As the popularity of Green building products and construction grows, it is also getting more sophisticated. Long gone are the days when a simple claim of “Saves Energy” is enough to be credibly considered Green.
Today issues like ingredients, manufacturing, shipping, recyclability and more are all considerations. There is also the company’s overall commitment to Green in how it conducts it’s day to day business.
This is not written for those companies who have already embraced Green as a key part of their business. This is for those many building materials manufacturers who still aren’t fully committed to Green. The ones who will say, “Of course we are Green” and then point to a couple reasons why they feel they can make this claim.
Here are some of the ways that Green building materials have advanced beyond the simple, “Saves Energy.”
Over the past 20 years, traditional manufacturing methods for building materials have been evaluated for and modified because of, their negative impact on the environment. Materials that used to contain harmful chemicals or ingredients have been removed from the shelves and replaced with “green” versions. The eventual consequence of the transition can be seen in the mold-resistant drywall, mildew-resistant paints and non-out-gassing carpets and flooring that ecosensitive home-buying consumers are now demanding. An early 2015 study by McGraw-Hill revealed that 73% of single-family builders and 68% of multi-family builders report that their buyers are willing to pay more for these “green” homes. Global climate challenges are keeping environmental issues high on the consumer radar. Modifying your products and supplies to respond to this reality demonstrates you are in line with their concerns.
“Whole System” Designed Products:
Today’s consumers are not just interested in how to access and use “green” supplies and products, they are also very interested in where those products came from, how they are made, and where they go after their use. If you haven’t developed the “Whole Story” about your products, you need to get started. Making that information easily available on your website allows your customers to use it as part of their product decisions.
According to the EPA, a full description of any eco-friendly product could include any or all of the following information:
Products that are energy efficient often come with that information readily available. Products that are manufactured through energy efficient systems are not always so obvious, but pointing this out increases their value. Known as “embodied” energy, this data includes information regarding raw materials and their sources, manufacturing values and transport details of creating the product and getting into the construction project.
Water Consumption and Management:
Building materials often are directly affected by water, in how they are produced, how they are used, and in how they impact the water systems of their final location. Water efficiency in appliances is usually a notable feature. Exterior systems are manufactured to direct weather-related moisture; information on responsible management of this resource often adds value.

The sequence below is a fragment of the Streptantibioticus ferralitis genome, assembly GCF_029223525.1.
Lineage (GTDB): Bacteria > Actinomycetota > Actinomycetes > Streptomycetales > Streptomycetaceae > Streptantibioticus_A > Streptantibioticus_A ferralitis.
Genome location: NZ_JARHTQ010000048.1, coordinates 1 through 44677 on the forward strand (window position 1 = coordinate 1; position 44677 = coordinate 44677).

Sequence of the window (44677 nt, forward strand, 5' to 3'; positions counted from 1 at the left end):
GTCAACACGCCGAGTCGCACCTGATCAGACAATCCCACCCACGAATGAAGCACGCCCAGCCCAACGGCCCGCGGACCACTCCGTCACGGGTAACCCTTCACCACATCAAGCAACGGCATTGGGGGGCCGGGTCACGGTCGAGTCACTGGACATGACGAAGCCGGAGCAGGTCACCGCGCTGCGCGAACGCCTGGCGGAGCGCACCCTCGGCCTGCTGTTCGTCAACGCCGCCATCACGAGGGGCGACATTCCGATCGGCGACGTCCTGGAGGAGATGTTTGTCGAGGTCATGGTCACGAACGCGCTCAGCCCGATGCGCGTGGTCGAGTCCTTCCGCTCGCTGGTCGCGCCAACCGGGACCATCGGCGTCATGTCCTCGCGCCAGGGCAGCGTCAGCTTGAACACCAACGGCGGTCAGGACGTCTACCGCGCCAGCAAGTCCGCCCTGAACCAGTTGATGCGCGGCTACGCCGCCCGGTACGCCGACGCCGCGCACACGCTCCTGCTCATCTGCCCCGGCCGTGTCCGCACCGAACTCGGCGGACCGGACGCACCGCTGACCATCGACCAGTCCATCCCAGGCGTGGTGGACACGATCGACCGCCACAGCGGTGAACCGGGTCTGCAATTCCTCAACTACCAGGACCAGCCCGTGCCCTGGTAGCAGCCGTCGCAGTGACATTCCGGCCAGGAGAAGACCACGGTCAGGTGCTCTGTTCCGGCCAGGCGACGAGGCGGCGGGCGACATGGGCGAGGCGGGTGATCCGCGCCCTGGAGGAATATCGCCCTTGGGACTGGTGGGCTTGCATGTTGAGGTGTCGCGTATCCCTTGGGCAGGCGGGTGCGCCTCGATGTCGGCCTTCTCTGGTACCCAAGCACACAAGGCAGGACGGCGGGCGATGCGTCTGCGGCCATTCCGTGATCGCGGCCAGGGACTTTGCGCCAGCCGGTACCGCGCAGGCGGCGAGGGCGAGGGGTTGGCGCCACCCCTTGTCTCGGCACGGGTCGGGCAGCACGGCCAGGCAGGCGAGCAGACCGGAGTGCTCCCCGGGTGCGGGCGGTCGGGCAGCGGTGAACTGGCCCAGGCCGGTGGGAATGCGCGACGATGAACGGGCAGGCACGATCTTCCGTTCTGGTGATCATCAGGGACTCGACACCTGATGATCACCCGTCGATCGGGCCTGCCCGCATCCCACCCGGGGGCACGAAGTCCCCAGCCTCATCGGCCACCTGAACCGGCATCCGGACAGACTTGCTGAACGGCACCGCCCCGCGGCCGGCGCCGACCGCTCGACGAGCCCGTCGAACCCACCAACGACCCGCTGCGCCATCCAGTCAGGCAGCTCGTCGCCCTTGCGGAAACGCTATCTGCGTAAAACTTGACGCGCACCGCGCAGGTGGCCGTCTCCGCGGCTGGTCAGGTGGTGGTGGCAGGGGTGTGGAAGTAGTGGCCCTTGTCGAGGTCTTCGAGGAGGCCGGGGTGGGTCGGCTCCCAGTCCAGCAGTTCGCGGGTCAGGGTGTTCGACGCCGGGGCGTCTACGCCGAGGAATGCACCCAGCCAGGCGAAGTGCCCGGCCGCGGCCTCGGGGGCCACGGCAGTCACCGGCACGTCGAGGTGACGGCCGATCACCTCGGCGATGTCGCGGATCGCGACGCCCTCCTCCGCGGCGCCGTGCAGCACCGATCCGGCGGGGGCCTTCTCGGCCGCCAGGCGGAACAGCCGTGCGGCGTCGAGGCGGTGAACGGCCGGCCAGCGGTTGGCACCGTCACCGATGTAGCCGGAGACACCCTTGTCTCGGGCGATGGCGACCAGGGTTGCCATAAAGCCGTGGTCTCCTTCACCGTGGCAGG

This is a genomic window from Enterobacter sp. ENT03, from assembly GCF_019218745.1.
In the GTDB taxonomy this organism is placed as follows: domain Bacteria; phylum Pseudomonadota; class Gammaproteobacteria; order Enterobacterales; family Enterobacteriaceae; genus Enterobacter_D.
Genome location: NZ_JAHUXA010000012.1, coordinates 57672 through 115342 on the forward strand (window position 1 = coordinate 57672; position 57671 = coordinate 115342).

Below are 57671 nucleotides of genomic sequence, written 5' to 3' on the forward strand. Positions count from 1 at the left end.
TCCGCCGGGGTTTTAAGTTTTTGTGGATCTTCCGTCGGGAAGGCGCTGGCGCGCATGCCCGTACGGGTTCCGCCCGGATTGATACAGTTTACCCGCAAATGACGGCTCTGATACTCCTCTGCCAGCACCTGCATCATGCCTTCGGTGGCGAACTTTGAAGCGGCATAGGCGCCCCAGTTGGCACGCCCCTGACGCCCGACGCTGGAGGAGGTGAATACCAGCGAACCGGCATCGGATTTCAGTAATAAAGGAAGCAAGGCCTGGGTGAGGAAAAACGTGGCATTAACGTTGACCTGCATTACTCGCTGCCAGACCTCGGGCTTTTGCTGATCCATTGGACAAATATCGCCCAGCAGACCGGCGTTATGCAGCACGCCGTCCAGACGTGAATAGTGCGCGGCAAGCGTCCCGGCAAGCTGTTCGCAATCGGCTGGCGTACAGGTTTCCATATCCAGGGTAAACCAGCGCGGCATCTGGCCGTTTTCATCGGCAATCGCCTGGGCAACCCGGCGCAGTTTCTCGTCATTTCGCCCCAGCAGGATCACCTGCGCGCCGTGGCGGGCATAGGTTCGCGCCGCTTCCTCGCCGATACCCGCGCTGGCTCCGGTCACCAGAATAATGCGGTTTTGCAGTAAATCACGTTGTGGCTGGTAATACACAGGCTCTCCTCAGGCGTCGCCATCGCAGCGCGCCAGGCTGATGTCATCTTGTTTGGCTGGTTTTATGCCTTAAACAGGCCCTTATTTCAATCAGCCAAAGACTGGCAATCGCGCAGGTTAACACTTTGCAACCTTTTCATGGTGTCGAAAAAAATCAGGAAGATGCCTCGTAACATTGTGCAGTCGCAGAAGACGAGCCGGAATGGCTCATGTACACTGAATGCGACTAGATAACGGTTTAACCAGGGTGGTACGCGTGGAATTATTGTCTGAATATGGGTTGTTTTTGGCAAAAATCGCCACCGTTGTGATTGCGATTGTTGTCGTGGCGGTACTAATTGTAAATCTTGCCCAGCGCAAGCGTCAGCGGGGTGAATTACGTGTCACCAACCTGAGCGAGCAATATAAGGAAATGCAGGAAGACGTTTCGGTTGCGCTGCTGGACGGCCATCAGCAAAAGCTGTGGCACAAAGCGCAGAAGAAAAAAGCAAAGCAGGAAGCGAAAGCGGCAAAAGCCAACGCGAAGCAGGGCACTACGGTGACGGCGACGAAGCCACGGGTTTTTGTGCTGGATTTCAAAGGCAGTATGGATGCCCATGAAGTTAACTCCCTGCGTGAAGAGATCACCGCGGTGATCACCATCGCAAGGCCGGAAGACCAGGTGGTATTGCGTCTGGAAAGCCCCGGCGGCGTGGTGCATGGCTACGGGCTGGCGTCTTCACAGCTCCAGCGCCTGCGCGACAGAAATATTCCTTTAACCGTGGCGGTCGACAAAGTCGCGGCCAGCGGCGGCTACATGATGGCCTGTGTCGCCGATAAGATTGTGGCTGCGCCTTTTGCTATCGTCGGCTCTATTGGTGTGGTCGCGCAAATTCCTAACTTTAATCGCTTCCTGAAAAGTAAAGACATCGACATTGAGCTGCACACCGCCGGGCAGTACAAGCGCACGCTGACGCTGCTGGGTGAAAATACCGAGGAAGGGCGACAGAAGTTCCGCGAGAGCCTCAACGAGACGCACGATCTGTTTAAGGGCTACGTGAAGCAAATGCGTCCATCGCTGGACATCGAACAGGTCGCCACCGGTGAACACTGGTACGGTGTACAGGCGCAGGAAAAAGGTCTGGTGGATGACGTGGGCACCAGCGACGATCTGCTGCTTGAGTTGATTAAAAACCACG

Some products are intentionally manufactured to reduce waste, by incorporating biodegradable or recycled materials. Packaging these days is often identified as being of recycled materials, and some end-consumers will seek these options over products not similarly labeled. Reducing or eliminating the amount of packaging is also an important consideration.
All of these elements combine to improve the internal and external environments of the end-consumer, by enhancing indoor environmental quality, reducing the environmental impacts over time and reducing or eliminating toxic substances. Any labeling or documentation that explains these values to your customer’s customer will help your customer gain and retain today’s satisfied clients.
More Energy Efficient Building Structures:
The construction industry is now crafting whole buildings designed with energy efficiency in mind. Zero-net-energy homes use alternative power sources like solar PV systems to reduce the consumption of grid-supplied (high polluting) electricity. Passive home construction reduces the need for auxiliary heating and cooling systems by building into the structure materials and systems that repel heat in summer and cold in winter. Windows and doors are designed to provide effective barriers to weather intrusions all year round. Since it is easier to build new with these innovative materials than it is to retrofit older buildings, it is safe to assume that the “new” building industry will continue to seek out these products in the future.
Green Education is Important:
Your architect, home builder and contractor customers want to know how to design and build Greener structures. There is a lot of conflicting information out there. Green industry experts are frequently so smart that it’s hard for the average person to understand what they are saying. It’s like a 10th grader being put in a Ph.D. level physics class.
Building materials manufacturers who are committed to Green help educate their customers by making it easier for their customer to make better decisions. The best ones don’t simply promote their products; they explain what the problem is that their product solves.
Ignore Green at Your Peril:
The majority of your customers may not be asking how Green you are so you think it’s not that important. Green is rapidly approaching a tipping point, and if you are not making this an important priority, you will be playing catch up very soon.
For more recommendations about how to be Greener, click here
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